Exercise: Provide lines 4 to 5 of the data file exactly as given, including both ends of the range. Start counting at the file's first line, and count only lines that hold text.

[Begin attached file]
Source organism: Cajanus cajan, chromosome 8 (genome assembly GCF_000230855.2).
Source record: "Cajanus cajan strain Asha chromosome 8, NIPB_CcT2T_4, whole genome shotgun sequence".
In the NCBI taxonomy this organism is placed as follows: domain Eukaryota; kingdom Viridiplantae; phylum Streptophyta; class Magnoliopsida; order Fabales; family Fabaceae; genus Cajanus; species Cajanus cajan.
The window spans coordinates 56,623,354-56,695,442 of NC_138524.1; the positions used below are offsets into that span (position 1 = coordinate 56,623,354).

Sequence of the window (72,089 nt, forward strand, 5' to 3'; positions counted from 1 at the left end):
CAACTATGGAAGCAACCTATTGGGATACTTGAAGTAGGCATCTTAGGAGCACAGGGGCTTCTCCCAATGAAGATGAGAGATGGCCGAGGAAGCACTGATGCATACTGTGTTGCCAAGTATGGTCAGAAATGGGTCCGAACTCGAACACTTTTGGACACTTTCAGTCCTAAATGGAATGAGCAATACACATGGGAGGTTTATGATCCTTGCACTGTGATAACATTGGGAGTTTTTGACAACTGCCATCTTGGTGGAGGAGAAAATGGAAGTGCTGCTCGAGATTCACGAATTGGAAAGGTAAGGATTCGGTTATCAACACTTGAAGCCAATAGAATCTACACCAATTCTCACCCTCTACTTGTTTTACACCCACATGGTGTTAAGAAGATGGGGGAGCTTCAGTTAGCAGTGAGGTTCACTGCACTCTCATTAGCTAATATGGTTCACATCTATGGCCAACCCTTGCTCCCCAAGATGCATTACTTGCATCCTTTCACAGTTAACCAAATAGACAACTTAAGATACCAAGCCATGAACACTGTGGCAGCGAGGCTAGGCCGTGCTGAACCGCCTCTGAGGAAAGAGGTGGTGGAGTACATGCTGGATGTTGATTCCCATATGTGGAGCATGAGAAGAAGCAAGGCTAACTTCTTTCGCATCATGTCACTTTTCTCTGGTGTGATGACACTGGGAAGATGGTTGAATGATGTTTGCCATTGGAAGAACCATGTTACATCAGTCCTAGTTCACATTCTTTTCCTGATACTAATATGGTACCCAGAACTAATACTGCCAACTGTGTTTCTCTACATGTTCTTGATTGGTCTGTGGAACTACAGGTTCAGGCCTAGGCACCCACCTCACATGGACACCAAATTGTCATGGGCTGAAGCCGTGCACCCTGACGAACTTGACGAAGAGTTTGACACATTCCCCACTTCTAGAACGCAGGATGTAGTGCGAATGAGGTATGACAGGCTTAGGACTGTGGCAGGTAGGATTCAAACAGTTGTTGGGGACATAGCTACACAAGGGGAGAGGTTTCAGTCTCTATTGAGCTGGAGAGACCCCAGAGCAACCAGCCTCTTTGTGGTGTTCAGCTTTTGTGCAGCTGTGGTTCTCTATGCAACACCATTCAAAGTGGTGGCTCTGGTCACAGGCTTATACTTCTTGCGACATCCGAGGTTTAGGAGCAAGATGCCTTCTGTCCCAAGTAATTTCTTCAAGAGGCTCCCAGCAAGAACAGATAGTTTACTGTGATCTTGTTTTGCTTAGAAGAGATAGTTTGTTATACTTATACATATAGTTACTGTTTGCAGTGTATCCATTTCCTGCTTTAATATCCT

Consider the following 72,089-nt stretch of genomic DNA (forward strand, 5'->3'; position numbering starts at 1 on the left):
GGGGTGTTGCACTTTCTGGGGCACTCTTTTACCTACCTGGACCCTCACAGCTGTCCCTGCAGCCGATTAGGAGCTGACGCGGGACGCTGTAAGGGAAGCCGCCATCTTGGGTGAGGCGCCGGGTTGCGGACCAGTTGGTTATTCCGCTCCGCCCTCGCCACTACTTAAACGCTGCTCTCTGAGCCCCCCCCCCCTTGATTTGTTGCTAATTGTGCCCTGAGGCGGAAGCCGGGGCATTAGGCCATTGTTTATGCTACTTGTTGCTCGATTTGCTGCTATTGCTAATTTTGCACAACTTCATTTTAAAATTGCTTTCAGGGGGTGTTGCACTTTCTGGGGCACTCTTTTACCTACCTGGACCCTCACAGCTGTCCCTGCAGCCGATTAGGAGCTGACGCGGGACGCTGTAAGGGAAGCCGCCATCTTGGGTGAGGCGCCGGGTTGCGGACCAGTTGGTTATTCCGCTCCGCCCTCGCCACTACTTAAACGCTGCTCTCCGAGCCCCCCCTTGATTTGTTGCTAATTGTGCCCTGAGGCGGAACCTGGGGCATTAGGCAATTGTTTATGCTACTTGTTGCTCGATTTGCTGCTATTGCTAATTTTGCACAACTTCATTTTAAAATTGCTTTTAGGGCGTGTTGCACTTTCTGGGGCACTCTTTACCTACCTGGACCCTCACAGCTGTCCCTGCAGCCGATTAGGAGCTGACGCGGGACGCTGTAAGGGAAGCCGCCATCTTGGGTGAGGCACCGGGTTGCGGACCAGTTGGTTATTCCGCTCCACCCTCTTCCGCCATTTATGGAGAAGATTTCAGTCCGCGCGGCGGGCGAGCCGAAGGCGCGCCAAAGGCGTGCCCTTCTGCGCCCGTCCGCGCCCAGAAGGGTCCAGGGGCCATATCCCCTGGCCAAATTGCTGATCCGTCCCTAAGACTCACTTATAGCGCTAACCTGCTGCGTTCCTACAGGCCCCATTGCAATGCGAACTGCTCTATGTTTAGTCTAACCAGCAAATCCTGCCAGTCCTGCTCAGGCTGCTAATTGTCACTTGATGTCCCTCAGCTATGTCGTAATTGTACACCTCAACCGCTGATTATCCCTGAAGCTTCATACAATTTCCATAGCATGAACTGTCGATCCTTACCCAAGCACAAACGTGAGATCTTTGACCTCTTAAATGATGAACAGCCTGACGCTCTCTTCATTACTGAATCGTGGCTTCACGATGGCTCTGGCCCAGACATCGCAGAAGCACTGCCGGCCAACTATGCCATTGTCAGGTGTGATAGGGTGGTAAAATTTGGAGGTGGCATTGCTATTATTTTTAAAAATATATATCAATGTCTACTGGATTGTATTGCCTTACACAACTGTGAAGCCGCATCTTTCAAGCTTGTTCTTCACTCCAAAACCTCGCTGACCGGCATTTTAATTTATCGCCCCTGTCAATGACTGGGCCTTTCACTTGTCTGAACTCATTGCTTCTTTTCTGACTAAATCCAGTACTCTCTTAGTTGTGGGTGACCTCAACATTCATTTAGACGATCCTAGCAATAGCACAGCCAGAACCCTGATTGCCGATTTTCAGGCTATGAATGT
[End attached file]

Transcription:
The window spans coordinates 56,623,354-56,695,442 of NC_138524.1; the positions used below are offsets into that span (position 1 = coordinate 56,623,354).

Sequence of the window (72,089 nt, forward strand, 5' to 3'; positions counted from 1 at the left end):